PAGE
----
Join via Zoom:
Thursday, April 30, 2020
1:00 PM – 2:15 PM EDT

As the world remains under lockdown to stem the tide of COVID-19 infections, cities have emerged as recurring characters – as victims, as causes, as survivors – in the coronavirus narrative. The emergence of COVID-19 hotspots in Wuhan, New York, Madrid and New Orleans has led to a stigmatization of cities and urban life as observers question dense settlement patterns as the fundamental basis for the spatial organization of societies.

The ‘new normal’ leaves urban scholars and policy makers with a conundrum. If high density, complexity and networked connections make cities vulnerable to pandemic disease, and many other hazards as well, how should public policy initiatives work to readdress those conditions, while also utilizing aspects of urbanization that help to address climate change, and promote social and economic equity and development?  Ultimately, we must determine the way forward for our cities in an era of globalization, climate change, and pandemics. Join us from 1:00 PM – 2:15 PM EDT on Thursday, April 30, 2020 for a conversation moderated by William Solecki, Department of Geography and Environmental Science, Hunter College, and Peter Marcotullio, Department of Geography and Environmental Science, Hunter College, featuring speakers Shlomo (Solly) Angel, Marron Institute of Urban Management, NYU,  Lily Baum Pollans, Urban Policy and Planning, Hunter College, Mark Pelling, Department of Geography, King’s College London, and Kizzy Charles-Guzman, NYC Mayor’s Office of Resiliency.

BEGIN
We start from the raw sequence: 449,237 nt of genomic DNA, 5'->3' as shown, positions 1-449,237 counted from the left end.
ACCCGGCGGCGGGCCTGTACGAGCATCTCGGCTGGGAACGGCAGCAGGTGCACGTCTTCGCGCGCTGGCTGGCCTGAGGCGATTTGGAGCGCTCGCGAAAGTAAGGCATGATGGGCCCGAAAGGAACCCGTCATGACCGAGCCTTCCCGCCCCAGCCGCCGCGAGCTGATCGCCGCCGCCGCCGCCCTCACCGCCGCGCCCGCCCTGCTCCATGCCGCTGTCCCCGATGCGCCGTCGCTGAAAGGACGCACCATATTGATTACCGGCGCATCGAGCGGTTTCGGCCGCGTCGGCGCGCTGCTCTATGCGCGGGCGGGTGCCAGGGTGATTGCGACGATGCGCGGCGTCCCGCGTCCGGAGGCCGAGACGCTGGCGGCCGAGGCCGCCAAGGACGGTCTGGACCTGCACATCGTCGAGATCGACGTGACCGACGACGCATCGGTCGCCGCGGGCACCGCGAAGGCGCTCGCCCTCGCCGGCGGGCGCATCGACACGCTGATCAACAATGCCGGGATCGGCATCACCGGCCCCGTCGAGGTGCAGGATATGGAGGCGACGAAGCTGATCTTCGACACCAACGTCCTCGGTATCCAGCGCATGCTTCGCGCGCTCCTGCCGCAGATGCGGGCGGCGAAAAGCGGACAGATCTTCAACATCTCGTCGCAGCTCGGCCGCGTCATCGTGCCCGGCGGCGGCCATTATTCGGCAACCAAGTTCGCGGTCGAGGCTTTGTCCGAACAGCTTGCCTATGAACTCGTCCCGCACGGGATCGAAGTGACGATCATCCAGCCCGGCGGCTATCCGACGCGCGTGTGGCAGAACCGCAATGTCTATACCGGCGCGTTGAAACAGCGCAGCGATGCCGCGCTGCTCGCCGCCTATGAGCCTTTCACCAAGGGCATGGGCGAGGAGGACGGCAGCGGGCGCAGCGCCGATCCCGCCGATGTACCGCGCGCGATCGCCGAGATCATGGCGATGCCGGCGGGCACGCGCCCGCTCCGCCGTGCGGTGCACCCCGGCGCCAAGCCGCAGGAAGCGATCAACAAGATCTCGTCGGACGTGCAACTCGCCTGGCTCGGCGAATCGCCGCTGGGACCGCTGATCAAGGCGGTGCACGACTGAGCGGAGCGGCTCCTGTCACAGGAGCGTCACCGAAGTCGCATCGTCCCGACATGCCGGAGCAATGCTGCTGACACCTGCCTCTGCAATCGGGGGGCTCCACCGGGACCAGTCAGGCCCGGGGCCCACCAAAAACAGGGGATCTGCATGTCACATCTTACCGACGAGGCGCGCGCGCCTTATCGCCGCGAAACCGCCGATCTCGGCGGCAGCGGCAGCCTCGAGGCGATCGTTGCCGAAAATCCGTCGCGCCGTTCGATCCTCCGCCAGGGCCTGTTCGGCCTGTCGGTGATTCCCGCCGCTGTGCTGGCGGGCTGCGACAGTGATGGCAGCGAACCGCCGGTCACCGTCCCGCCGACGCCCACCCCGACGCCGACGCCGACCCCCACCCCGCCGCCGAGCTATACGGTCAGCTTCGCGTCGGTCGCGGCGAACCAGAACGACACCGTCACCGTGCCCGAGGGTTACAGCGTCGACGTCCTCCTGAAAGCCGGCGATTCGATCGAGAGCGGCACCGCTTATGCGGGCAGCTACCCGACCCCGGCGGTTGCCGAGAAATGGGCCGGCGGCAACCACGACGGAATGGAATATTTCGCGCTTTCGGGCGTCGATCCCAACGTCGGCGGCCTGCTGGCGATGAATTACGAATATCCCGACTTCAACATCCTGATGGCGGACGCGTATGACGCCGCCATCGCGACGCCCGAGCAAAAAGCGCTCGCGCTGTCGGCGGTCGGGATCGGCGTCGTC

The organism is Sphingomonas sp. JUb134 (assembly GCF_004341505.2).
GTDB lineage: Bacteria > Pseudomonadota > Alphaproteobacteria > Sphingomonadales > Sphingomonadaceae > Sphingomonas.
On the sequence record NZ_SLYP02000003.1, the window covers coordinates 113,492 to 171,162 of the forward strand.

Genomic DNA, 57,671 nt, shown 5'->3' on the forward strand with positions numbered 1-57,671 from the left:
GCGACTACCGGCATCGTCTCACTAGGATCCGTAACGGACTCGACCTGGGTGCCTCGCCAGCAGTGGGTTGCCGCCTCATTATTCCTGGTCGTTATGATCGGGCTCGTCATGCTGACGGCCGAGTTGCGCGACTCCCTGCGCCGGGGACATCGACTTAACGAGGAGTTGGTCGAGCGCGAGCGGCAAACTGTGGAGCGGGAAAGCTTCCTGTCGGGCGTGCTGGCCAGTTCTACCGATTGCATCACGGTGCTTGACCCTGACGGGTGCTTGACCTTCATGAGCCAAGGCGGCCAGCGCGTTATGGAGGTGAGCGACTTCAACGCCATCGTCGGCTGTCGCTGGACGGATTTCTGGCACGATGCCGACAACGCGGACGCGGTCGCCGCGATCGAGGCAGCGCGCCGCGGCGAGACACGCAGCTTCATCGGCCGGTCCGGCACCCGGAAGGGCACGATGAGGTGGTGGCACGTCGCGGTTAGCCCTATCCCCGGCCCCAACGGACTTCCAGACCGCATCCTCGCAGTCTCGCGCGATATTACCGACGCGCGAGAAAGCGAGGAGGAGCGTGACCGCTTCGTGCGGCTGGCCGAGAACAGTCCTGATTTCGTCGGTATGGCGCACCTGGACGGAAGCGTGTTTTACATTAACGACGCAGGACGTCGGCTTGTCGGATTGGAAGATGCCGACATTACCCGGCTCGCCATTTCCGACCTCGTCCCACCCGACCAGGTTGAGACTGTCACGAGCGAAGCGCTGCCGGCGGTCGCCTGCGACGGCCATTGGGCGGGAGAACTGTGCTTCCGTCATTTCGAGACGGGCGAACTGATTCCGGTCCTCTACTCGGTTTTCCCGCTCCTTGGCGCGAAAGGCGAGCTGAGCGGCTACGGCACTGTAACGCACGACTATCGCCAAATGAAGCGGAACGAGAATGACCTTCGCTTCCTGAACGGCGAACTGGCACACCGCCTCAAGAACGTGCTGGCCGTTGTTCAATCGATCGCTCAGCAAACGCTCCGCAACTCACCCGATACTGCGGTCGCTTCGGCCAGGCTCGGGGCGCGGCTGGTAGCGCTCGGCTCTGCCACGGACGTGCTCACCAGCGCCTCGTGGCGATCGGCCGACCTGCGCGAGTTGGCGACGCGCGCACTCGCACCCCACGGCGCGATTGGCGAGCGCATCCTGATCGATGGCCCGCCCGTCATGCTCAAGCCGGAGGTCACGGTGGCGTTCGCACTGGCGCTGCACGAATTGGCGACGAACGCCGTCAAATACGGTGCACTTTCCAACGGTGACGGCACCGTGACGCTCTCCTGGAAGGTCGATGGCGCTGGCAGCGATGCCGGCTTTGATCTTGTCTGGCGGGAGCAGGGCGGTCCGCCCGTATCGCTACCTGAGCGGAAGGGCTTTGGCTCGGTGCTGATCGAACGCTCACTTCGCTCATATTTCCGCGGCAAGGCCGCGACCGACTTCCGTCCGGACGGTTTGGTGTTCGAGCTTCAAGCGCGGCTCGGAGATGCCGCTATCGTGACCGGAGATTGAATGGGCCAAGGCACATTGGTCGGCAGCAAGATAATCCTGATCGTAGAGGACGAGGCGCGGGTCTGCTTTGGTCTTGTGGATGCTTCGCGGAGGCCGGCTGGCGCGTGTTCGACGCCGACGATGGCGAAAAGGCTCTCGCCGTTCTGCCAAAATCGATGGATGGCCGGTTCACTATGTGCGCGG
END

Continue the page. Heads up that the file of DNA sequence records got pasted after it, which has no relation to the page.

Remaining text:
William Solecki  Professor, Dept. of Geography and Environmental Science at Hunter College

Bill Solecki (Moderator) is Professor, Dept of Geography and Environmental Science, and Chair of the Public Policy Program Faculty Committee; and Director Emeritus of the Institute for Sustainable Cities at Hunter College. He has co-lead several climate impacts studies in the greater New York and New Jersey region, including the New York City on Panel on Climate Change (NPCC). He recently was a lead author of the IPCC, Working Group II, Urban Areas chapter (chapter 8) and a coordinating lead author of the US National Climate Assessment, Urbanization, Infrastructure, and Vulnerability chapter (chapter 11).

Peter Marcotullio  Professor, Dept. of Geography and Environmental Science at Hunter College

Peter Marcotullio is Professor, Dept. of Geography and Environmental Science at Hunter College and current Director of the Institute for Sustainable Cities at Hunter College, and faculty member in the Earth and Environmental Sciences Program at the CUNY Graduate Center. He has participated in several global international studies, and is a member of the Scientific Steering Committee (SSC) of the International Human Dimensions Program’s Urbanization and Global Environmental Change (IHDP-UGEC) project.

Shlomo (Solly) Angel  Professor of City Planning at the Marron Institute